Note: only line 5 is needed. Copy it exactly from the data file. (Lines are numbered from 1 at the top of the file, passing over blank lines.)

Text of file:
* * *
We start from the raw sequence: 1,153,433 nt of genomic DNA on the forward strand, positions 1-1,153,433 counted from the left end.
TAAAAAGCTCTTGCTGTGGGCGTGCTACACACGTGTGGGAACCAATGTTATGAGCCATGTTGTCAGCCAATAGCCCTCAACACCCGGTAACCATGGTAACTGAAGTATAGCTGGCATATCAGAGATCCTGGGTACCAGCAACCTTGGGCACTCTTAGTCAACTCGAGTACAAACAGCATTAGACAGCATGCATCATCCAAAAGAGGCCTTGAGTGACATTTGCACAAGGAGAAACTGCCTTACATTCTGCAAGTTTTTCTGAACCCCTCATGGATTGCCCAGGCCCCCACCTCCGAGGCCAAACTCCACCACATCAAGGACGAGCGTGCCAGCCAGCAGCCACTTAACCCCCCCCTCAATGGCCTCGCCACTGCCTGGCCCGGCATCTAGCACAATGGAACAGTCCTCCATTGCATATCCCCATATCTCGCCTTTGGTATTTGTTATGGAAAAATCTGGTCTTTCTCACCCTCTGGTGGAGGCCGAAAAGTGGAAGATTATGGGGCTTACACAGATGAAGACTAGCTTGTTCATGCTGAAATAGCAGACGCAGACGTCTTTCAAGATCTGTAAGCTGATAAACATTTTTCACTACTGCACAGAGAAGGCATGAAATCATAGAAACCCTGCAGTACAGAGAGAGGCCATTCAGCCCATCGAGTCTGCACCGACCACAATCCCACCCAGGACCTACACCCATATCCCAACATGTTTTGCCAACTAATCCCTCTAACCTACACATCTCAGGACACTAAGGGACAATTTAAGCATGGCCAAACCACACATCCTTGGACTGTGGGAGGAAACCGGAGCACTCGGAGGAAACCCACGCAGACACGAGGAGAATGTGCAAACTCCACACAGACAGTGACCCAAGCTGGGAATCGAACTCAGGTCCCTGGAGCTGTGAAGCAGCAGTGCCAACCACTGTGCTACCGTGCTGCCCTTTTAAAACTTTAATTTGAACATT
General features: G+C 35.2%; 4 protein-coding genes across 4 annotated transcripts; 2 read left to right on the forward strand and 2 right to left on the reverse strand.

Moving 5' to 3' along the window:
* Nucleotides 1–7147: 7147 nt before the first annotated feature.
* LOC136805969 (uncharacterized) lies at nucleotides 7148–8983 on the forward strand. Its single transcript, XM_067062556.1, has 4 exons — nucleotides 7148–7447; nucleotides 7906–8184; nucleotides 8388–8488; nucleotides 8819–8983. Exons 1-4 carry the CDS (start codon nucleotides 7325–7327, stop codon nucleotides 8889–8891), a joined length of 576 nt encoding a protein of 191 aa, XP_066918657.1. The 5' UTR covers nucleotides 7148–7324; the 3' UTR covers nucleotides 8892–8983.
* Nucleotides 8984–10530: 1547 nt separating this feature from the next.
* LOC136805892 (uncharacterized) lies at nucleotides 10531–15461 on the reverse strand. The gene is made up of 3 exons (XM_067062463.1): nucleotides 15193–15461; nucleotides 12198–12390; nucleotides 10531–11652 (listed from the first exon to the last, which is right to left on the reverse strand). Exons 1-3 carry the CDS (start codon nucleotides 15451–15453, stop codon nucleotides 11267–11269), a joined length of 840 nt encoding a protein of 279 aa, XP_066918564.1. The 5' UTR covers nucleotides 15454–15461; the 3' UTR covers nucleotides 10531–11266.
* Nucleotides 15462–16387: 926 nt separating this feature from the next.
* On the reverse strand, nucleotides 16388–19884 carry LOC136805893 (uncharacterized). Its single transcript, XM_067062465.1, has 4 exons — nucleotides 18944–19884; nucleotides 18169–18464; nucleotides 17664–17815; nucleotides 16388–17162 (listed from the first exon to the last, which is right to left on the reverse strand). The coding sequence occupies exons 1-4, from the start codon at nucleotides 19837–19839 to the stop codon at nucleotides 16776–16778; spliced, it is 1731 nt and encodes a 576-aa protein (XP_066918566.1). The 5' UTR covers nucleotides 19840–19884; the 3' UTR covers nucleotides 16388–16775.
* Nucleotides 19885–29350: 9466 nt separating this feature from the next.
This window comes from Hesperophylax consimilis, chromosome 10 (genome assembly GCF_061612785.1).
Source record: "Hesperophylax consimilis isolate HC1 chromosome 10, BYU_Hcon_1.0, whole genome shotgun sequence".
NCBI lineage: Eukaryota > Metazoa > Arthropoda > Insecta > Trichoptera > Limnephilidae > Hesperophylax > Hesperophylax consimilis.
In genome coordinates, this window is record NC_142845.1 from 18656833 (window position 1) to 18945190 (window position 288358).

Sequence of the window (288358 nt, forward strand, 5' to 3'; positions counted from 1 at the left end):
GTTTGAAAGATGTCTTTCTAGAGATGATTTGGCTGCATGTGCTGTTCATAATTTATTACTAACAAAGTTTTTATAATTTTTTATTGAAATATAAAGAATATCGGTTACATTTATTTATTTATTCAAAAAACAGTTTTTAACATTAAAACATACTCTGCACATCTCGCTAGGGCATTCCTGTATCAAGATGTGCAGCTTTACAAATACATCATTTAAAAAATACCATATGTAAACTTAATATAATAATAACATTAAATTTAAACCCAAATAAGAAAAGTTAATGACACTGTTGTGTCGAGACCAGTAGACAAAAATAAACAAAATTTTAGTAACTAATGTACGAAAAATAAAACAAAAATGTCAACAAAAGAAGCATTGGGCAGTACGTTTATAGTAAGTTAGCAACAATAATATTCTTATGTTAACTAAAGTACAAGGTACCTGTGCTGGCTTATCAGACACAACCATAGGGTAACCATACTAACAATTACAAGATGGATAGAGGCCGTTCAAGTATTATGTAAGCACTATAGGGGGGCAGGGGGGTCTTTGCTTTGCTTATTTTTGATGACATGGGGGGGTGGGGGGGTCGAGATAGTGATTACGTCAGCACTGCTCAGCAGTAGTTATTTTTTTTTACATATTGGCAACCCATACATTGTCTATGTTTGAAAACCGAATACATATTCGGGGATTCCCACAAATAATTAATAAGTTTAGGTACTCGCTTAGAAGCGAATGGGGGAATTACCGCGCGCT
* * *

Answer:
* Nucleotides 1–7147: 7147 nt before the first annotated feature.